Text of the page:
Abby Howard is a cartoonist whose interests include dinosaurs, horror, and Spoons, her beautiful cat. She’s been drawing comics since she first discovered there was such thing, eventually putting them online and gaining a following of over 30,000 fans. Her newest collection is The Crossroads at Midnight, a teen horror collection of five short comic stories.
The first story in this collection, “The Girl in the Fields,” is a tale of religious horror. Frankie is a LGBTQ teen who lives with her hyper-religious and ultra-conservative parents. She makes friends with a girl who lives with the farmer next door. They communicate through a hole in the fence between the two farms. When her parents threaten her with visits to the pastor and “religious therapy,” she tries to run away with her new friend, only to find out that all is not as it seems next door.
The second tale, “Mattress, Used,” is a story about Christina, a young college student who finds a mattress on the side of the road and brings it to her apartment. She is visited by a demon at night and contracts Toxic Epidural Necrolysis from it. This is standard body horror, but done well. Young Adults in college or preparing for college will understand the needs driving Christina throughout this story, and Howard plays off of those desires to create a really grisly story.
The third selection in the collection, “The Boy in from the Sea,” focuses on two sisters on vacation with their father at Myrtle Beach. Nia meets Gregory on the beach while her sister, Ayanna, is off playing with new friends. Nia is dealing with typical sibling rivalry issues, and Gregory seems to help her by offering to play pretend with her and teach her magic. Only, Gregory’s magic is real, and Nia is enchanted. When she prepares to run away into the sea with Gregory, Ayanna is forced with a deadly decision.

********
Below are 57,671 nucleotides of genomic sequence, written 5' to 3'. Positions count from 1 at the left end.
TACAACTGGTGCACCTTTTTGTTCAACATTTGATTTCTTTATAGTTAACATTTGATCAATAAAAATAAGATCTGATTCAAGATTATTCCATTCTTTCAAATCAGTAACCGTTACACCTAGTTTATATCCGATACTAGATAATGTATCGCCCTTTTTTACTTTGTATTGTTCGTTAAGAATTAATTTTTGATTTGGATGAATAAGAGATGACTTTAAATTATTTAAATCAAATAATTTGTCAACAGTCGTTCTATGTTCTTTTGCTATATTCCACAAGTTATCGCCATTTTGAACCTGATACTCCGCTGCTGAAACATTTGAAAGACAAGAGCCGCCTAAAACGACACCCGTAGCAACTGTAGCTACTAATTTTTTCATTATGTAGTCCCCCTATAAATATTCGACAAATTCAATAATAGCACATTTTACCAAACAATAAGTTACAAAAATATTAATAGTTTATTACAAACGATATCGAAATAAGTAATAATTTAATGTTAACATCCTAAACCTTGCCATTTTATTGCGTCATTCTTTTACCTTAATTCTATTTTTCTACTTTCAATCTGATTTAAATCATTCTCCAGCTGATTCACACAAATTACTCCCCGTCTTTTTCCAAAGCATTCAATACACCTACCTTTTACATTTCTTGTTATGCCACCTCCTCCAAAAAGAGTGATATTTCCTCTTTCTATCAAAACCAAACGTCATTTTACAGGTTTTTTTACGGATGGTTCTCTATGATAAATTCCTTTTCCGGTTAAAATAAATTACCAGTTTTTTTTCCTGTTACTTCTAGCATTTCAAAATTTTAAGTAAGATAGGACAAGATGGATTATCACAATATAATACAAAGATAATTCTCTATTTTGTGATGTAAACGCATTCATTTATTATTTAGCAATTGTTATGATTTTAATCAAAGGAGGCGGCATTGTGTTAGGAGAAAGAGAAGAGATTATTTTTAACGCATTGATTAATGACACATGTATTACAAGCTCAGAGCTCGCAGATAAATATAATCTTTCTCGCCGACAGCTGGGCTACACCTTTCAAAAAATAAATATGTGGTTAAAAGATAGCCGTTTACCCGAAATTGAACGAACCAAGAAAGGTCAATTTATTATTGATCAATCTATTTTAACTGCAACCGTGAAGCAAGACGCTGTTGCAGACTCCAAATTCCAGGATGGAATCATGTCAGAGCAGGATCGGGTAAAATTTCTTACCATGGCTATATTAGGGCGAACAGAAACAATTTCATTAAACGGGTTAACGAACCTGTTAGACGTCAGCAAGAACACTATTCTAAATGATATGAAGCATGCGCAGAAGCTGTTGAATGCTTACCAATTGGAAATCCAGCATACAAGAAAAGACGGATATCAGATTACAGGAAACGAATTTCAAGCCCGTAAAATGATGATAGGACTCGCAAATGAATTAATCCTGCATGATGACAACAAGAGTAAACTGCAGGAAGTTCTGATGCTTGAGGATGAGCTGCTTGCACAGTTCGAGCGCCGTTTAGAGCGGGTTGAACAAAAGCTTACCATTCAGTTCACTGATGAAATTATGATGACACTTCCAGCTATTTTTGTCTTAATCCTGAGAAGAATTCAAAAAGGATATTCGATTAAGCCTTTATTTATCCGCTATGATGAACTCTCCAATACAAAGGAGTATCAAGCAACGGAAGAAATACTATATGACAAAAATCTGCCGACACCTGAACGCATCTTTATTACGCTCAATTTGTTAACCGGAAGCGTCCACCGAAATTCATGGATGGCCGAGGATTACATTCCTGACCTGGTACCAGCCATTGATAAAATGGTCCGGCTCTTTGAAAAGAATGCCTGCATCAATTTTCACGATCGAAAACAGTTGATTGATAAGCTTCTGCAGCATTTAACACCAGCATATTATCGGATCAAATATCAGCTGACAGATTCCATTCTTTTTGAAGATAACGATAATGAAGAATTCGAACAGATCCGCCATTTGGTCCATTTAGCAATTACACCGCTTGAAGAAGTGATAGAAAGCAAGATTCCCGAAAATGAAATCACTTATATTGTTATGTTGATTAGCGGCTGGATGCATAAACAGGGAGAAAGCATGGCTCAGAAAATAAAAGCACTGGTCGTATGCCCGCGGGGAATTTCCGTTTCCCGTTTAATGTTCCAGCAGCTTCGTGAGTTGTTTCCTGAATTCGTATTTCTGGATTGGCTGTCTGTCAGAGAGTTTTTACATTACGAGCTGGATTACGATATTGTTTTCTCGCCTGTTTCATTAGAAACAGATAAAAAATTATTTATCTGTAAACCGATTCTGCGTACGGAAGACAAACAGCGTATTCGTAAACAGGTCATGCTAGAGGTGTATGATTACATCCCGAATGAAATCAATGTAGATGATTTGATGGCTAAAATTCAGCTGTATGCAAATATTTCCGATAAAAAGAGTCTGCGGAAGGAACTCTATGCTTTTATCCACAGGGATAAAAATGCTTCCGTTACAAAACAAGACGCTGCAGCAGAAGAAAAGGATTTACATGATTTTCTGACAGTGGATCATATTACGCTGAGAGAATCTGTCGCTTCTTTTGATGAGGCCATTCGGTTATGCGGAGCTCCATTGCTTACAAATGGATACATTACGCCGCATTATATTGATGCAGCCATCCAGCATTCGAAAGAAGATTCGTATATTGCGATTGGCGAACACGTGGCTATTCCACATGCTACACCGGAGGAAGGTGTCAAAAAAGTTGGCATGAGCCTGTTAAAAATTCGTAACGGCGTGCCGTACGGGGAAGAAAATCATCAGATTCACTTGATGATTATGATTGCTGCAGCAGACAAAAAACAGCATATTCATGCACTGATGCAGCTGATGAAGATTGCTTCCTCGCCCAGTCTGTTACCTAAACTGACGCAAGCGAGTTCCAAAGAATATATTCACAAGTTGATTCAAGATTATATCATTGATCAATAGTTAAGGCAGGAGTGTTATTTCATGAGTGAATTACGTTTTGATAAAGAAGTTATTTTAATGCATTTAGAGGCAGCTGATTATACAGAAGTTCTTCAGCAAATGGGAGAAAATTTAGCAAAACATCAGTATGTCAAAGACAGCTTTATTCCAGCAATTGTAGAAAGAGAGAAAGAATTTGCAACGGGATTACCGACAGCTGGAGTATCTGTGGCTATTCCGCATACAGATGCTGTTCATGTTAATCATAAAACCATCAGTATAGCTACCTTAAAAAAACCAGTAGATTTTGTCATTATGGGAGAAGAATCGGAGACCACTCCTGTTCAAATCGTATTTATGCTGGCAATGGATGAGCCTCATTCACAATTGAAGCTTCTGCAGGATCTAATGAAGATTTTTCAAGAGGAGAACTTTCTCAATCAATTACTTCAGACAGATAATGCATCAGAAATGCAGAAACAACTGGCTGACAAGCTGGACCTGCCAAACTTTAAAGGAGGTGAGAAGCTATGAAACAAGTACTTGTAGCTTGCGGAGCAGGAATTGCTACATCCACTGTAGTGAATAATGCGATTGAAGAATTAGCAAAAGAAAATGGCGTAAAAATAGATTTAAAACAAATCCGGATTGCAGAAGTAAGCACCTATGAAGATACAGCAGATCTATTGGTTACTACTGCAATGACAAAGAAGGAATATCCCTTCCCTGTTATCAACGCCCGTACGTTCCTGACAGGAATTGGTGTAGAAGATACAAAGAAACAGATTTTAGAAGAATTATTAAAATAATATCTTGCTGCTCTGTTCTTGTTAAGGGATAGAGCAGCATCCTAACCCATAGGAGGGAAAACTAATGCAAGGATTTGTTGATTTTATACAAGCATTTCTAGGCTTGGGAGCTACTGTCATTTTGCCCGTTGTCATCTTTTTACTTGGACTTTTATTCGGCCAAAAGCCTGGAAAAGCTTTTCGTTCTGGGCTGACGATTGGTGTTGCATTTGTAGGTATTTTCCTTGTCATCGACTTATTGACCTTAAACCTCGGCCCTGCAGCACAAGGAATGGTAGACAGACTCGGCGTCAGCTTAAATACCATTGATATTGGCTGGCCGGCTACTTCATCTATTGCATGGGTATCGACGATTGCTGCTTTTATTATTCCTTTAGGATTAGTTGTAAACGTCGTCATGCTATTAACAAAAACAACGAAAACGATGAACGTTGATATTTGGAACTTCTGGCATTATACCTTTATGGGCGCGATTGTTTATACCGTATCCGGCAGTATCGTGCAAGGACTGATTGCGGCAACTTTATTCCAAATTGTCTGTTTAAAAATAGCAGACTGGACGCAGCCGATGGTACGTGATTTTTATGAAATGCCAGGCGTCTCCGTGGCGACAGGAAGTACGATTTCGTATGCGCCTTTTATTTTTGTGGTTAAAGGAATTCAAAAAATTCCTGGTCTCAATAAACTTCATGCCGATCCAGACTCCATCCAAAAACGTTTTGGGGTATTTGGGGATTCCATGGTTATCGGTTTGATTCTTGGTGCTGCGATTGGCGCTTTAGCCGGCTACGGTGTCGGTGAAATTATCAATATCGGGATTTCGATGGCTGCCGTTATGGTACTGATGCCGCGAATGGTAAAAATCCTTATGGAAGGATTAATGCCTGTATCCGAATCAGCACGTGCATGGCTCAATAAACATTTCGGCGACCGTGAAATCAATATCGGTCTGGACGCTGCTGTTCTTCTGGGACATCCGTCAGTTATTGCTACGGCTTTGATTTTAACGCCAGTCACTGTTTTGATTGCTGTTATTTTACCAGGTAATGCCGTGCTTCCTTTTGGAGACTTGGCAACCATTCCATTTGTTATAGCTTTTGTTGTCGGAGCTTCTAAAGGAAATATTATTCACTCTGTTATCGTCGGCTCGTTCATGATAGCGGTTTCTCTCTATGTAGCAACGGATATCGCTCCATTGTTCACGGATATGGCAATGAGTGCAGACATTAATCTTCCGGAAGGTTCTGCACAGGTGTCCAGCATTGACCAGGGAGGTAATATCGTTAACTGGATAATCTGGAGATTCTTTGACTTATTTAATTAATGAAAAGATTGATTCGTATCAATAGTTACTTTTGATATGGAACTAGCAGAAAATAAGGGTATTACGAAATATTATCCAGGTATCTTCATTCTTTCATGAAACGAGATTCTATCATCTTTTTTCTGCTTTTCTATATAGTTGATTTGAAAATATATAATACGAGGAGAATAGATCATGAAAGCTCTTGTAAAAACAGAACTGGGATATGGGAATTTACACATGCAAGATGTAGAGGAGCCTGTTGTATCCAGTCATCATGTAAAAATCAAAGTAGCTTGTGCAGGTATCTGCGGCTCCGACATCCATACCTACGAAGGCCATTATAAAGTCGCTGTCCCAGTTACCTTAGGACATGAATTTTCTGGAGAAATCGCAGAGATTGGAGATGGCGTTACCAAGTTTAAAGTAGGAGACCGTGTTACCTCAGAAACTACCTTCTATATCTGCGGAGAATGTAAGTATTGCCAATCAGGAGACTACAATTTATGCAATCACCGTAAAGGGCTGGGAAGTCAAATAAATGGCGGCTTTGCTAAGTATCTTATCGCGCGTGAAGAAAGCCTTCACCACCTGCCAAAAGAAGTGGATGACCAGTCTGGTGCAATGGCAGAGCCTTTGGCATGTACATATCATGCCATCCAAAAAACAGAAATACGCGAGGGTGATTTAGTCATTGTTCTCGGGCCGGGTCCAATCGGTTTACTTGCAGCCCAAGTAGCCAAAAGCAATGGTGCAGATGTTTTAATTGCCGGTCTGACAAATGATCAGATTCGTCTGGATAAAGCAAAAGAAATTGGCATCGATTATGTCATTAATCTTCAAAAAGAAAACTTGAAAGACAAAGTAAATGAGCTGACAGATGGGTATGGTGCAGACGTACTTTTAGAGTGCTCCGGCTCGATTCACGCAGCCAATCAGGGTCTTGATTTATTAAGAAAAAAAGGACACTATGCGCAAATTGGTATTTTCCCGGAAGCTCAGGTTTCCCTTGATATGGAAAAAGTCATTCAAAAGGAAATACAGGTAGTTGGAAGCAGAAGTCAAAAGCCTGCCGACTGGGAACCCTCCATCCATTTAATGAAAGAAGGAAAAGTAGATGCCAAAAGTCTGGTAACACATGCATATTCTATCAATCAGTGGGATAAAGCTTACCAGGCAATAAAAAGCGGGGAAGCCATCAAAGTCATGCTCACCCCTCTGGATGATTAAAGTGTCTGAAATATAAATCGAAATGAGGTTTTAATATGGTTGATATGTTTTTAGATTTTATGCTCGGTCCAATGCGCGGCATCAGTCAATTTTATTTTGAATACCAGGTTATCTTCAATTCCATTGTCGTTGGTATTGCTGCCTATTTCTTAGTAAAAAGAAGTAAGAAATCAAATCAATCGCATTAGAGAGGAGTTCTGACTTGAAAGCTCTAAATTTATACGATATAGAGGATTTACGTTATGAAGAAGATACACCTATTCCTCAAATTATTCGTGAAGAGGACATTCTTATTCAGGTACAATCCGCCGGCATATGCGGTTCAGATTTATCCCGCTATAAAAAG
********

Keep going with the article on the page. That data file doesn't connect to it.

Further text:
The fourth tale, “Our Lake Monster,” is about Ella-Mae and her brother Joshua. There is a monster in the lake on their property. Their father used to take the monster around and display it, making good money for the family. Now he works at the mill and can’t afford to keep food on the table. To make things worse, people from the university are threatening him unless he gives them the monster. When Ella-Mae and Joshua run away to live with the monster, bad things happen. This is a great work of cryptid fiction, enhanced by Howards incredible art skill. We never actually see the whole monster, which adds to the suspense and the thrills of the narrative.
The last story in the book, “Kindred Spirits,” focuses on Norah, a woman who lives by herself in a cabin in the woods. She feeds the feral cats and local wildlife, and is one day greeted by the preserved corpse of a woman from the bog in her back woods. Norah is able to communicate with this woman, and soon they develop a friendship. She investigates this woman’s life, and learns about a haunting story from the 1800s. Ultimately, Norah has to decide whether or not to tell the police, a local historian, or just deal with this stranger on her own.
Abby Howard’s The Crossroads at Midnight is a powerful collection of comic book horror stories. Howards’ artwork is moody and atmospheric, and graphic enough to tell the body horror of the tales, but not too shocking as to disturb or upset any teens reading this collection. The stories have some similar arcs and there are recurring images throughout the tales that almost seem to tie them together, which makes for a cohesive whole. Anyone interested in horror short stories, especially those told in graphic novel format, will enjoy this collection.